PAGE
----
Vegetables (except peppers): 25 minutes

Pint jars of tomatoes: 35 minutes

Quart jars of tomatoes: 40 minutes

Tomatoes in a hot water canner: 85 minutes

Pickles: 10 minutes

Grape juice: 5 minutes

Anything with meat: 85 minutes

Chilli: 45 minutes

Soup: 100 minutes

Pumpkin and winter squash: 30 minutes

Using the Wrong Canning Method

Another common error that people make is trying to use a boiling water method when they should be using a pressure canning method.

Using a boiling water method is only safe for low-acid foods, but sometimes you're dealing with high acid foods that require the pressure canning method instead. Always follow exactly what it says in your recipe or on the can of tomatoes or anything else. 

How to use both methods properly:

Boiling Water Canning Method 

Put the jars in a large pot and fill it with water

Boil for 10 minutes to sanitize them, then remove them using tongs

Fill the jars with food that has been prepared already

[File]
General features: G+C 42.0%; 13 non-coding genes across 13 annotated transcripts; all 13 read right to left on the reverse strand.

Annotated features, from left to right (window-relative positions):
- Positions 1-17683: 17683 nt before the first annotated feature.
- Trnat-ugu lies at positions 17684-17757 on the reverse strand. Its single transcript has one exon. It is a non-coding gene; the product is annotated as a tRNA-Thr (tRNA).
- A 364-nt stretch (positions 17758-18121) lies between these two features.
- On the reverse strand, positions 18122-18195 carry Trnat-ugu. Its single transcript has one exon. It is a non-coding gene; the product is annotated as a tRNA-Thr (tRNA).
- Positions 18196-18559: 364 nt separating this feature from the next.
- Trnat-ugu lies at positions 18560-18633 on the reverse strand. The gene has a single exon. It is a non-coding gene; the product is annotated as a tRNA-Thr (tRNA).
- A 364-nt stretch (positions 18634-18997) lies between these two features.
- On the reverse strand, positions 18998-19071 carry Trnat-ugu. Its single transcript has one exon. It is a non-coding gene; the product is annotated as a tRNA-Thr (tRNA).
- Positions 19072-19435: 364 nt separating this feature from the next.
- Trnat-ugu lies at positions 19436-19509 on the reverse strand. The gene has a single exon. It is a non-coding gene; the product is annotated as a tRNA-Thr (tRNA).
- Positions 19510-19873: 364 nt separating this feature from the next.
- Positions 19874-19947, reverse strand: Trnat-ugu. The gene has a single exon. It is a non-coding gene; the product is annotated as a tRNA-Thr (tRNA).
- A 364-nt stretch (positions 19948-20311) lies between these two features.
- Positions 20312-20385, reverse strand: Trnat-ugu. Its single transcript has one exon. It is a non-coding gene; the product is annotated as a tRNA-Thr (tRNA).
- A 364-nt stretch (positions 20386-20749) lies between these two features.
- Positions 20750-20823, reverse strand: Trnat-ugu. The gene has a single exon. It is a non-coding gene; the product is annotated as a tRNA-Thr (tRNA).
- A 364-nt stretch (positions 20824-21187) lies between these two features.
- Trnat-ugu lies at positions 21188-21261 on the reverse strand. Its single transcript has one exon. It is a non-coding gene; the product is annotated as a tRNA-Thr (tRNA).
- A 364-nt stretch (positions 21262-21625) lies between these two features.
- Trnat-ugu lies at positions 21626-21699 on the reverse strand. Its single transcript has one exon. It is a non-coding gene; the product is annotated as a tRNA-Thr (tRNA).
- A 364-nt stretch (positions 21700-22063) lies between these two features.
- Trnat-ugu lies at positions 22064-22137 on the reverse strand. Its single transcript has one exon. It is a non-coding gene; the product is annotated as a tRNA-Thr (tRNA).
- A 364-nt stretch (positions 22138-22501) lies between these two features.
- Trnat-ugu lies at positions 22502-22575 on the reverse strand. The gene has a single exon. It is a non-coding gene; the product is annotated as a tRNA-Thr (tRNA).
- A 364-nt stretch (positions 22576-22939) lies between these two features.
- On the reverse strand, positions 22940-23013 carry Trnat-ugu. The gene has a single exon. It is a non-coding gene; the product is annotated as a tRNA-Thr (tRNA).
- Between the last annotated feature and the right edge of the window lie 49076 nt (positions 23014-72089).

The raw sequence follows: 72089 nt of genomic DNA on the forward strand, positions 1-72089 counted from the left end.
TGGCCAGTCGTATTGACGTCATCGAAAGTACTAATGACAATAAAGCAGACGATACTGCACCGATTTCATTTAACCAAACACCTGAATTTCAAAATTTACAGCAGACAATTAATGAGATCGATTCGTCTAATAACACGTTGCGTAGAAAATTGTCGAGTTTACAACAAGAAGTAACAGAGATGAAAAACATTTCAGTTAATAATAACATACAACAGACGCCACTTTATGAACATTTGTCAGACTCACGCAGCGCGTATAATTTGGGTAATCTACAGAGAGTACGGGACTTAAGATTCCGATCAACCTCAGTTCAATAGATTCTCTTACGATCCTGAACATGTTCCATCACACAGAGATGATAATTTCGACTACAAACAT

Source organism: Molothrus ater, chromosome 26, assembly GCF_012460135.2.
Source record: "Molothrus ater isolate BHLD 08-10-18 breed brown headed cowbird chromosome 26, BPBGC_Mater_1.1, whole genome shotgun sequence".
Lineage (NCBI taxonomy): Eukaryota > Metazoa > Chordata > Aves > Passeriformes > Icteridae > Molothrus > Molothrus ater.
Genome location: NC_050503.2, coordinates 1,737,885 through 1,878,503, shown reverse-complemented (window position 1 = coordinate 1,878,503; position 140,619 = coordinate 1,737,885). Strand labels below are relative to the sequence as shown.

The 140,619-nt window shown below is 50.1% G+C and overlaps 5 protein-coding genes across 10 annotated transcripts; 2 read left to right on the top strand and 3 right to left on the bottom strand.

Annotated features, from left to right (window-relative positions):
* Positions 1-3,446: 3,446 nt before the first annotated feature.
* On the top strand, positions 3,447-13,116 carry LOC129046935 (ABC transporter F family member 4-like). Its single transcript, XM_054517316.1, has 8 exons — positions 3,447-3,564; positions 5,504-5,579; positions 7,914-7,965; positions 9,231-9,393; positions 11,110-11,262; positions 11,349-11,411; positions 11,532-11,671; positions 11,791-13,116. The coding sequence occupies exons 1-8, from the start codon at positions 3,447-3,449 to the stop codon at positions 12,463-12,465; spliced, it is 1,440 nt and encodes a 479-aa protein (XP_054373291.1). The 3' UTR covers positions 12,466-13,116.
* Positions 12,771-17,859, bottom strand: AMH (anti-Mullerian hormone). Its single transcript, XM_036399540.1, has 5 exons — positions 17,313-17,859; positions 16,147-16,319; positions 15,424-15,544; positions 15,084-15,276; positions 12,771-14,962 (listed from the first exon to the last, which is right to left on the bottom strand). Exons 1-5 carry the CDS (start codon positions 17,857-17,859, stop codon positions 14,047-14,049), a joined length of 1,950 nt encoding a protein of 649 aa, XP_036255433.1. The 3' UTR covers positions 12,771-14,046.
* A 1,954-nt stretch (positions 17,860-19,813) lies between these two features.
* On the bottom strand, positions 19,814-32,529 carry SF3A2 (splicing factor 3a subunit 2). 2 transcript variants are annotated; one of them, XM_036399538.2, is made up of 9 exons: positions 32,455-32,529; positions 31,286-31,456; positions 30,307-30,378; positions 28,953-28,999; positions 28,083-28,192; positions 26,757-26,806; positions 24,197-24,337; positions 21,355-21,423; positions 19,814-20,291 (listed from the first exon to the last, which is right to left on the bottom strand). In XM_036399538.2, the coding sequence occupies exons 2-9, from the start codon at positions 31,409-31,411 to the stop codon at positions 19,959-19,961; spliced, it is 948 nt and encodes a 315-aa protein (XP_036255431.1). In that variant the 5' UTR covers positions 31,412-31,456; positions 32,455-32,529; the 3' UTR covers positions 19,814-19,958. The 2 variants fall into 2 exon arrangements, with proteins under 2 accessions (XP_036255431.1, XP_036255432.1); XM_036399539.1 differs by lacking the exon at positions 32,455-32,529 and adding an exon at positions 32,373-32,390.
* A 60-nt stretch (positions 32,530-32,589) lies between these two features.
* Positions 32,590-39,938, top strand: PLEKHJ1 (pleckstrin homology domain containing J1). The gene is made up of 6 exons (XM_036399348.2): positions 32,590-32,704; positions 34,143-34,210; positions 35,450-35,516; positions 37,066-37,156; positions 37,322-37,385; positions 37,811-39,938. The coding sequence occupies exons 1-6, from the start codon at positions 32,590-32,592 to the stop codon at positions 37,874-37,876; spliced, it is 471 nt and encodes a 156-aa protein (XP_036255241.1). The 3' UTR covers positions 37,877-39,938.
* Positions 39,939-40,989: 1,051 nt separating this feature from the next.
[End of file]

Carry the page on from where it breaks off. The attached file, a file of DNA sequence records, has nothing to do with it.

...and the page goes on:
Add fresh boiling water, but leave 1 inch of headspace at the top of each jar

Remove air bubbles 

Wipe rims clean

Add two-piece lids and metal rings, then tighten them all the way down

Pressure Canning Method

Fill water into a pressure canner that will allow for 2 inches of headspace above your jars (if you don't have enough, you can add water during processing)

Put jars in place and lock the lid down securely

Heat over high heat until steam hisses out, then put on a timer for 10 minutes

Turn off heat but leave canner covered for another 5 minutes to get to pressure

Remove the weight from the vent port or open the petcock to allow the steam to be released